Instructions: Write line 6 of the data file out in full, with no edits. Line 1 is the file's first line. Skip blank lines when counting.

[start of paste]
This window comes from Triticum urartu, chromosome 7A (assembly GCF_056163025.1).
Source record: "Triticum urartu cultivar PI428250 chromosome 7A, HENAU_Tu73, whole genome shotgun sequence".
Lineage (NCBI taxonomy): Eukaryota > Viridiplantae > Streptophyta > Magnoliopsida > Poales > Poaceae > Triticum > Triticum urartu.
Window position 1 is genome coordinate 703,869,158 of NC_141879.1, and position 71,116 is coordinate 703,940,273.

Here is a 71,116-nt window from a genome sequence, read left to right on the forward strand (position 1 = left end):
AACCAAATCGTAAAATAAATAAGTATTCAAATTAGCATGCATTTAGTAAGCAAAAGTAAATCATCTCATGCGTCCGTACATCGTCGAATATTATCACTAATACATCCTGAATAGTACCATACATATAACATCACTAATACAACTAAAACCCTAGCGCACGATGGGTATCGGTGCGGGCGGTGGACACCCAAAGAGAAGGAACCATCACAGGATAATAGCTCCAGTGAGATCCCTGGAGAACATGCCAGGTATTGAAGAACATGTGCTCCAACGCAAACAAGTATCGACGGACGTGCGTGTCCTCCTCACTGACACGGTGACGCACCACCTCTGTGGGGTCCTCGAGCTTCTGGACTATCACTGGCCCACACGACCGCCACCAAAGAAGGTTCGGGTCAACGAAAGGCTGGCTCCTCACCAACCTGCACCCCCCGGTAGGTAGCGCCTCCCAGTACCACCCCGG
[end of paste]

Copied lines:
AACCAAATCGTAAAATAAATAAGTATTCAAATTAGCATGCATTTAGTAAGCAAAAGTAAATCATCTCATGCGTCCGTACATCGTCGAATATTATCACTAATACATCCTGAATAGTACCATACATATAACATCACTAATACAACTAAAACCCTAGCGCACGATGGGTATCGGTGCGGGCGGTGGACACCCAAAGAGAAGGAACCATCACAGGATAATAGCTCCAGTGAGATCCCTGGAGAACATGCCAGGTATTGAAGAACATGTGCTCCAACGCAAACAAGTATCGACGGACGTGCGTGTCCTCCTCACTGACACGGTGACGCACCACCTCTGTGGGGTCCTCGAGCTTCTGGACTATCACTGGCCCACACGACCGCCACCAAAGAAGGTTCGGGTCAACGAAAGGCTGGCTCCTCACCAACCTGCACCCCCCGGTAGGTAGCGCCTCCCAGTACCACCCCGG